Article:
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A method to elicit beliefs as most likely intervals

Listed author(s):
  • Karl H. Schlag
  • Joël J. van der Weele

We show how to elicit the beliefs of an expert in the form of a ``most likely interval'', a set of future outcomes that are deemed more likely than any other outcome. Our method, called the Most Likely Interval elicitation rule (MLI), asks the expert for an interval and pays according to how well the answer compares to the actual outcome. We show that the MLI performs well in economic experiments, and satisfies a number of desirable theoretical properties such as robustness to the risk preferences of the expert.

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Article provided by Society for Judgment and Decision Making in its journal Judgment and Decision Making.

Volume (Year): 10 (2015)
Issue (Month): 5 (September)
Pages: 456-468

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Handle: RePEc:jdm:journl:v:10:y:2015:i:5:p:456-468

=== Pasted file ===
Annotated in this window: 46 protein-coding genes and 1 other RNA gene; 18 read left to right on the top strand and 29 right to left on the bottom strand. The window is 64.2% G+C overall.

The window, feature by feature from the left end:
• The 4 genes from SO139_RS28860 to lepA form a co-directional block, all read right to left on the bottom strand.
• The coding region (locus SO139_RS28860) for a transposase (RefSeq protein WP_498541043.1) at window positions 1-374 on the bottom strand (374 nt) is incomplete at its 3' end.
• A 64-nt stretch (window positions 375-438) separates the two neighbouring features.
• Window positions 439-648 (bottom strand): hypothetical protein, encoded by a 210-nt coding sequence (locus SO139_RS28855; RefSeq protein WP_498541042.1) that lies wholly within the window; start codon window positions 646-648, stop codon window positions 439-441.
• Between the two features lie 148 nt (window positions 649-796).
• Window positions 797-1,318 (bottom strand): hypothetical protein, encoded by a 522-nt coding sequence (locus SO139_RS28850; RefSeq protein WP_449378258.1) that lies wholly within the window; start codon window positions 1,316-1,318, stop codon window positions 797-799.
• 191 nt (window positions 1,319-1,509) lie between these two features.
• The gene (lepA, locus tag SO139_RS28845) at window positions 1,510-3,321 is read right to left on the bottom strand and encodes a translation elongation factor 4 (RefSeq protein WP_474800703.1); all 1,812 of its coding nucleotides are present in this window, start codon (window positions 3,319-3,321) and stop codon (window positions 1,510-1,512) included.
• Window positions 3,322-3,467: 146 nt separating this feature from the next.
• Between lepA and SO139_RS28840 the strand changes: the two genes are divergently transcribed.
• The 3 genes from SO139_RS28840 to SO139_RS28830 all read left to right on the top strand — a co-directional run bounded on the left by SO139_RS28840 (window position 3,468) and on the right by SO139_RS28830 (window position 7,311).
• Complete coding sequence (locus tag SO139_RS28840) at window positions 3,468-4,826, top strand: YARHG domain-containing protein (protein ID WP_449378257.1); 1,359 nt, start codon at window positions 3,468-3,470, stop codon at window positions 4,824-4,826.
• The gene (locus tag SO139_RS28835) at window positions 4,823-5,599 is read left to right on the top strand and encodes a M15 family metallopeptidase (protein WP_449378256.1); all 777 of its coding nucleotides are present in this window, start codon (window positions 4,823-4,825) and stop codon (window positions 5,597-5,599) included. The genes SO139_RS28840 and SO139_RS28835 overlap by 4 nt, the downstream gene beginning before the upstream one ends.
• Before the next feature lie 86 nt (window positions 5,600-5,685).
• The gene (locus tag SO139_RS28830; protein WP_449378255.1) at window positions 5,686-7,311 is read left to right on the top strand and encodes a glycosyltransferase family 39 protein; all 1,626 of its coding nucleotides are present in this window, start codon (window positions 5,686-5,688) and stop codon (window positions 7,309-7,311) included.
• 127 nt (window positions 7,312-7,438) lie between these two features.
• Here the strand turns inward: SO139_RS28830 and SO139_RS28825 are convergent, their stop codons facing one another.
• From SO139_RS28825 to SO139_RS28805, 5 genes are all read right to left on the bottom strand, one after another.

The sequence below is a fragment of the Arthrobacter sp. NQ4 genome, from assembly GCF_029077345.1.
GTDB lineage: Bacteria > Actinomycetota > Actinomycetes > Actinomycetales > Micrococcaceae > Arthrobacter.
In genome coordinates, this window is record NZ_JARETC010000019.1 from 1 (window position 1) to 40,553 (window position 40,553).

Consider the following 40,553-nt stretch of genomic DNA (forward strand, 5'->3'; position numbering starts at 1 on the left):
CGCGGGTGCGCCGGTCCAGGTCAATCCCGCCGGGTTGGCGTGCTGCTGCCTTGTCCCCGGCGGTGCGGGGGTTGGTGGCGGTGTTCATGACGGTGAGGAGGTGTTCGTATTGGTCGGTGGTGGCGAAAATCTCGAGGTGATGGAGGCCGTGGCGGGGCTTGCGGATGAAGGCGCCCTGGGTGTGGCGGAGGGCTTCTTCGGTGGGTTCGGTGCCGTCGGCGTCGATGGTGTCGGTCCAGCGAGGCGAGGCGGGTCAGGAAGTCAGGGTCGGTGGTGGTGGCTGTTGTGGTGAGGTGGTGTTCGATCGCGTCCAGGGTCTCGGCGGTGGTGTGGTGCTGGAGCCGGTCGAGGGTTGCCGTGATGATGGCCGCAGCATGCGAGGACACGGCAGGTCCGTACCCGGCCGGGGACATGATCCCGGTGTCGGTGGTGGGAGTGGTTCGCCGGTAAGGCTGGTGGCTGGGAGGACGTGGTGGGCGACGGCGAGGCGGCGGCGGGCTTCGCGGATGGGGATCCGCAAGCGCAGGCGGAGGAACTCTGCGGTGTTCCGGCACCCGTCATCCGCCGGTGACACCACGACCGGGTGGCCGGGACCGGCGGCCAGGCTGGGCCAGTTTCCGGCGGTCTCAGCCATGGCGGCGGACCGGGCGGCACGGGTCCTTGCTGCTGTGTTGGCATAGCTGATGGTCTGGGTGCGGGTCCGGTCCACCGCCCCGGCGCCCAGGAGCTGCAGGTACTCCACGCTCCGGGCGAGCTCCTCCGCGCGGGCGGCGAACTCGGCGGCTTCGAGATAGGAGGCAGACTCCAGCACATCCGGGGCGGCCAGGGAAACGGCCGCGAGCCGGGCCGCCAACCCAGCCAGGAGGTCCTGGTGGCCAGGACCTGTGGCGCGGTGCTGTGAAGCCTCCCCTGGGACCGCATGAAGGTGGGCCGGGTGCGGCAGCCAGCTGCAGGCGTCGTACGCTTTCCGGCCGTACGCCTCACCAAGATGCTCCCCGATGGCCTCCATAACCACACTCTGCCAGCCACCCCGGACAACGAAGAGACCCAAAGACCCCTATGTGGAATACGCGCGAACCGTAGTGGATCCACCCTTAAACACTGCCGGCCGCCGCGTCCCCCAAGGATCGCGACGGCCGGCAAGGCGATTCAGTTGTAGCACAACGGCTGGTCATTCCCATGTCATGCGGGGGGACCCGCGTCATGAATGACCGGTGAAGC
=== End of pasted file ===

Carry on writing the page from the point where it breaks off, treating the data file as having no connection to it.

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  17. Elena Cettolin & Arno Riedl, 2013. "Justice under Uncertainty," CESifo Working Paper Series 4326, CESifo Group Munich.
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  19. Elena Cettolin & Arno Riedl, 2011. "Partial Coercion, Conditional Cooperation, and Self-Commitment in Voluntary Contributions to Public Goods," CESifo Working Paper Series 3556, CESifo Group Munich.
  20. Gneiting, Tilmann & Raftery, Adrian E., 2007. "Strictly Proper Scoring Rules, Prediction, and Estimation," Journal of the American Statistical Association, American Statistical Association, vol. 102, pages 359-378, March.
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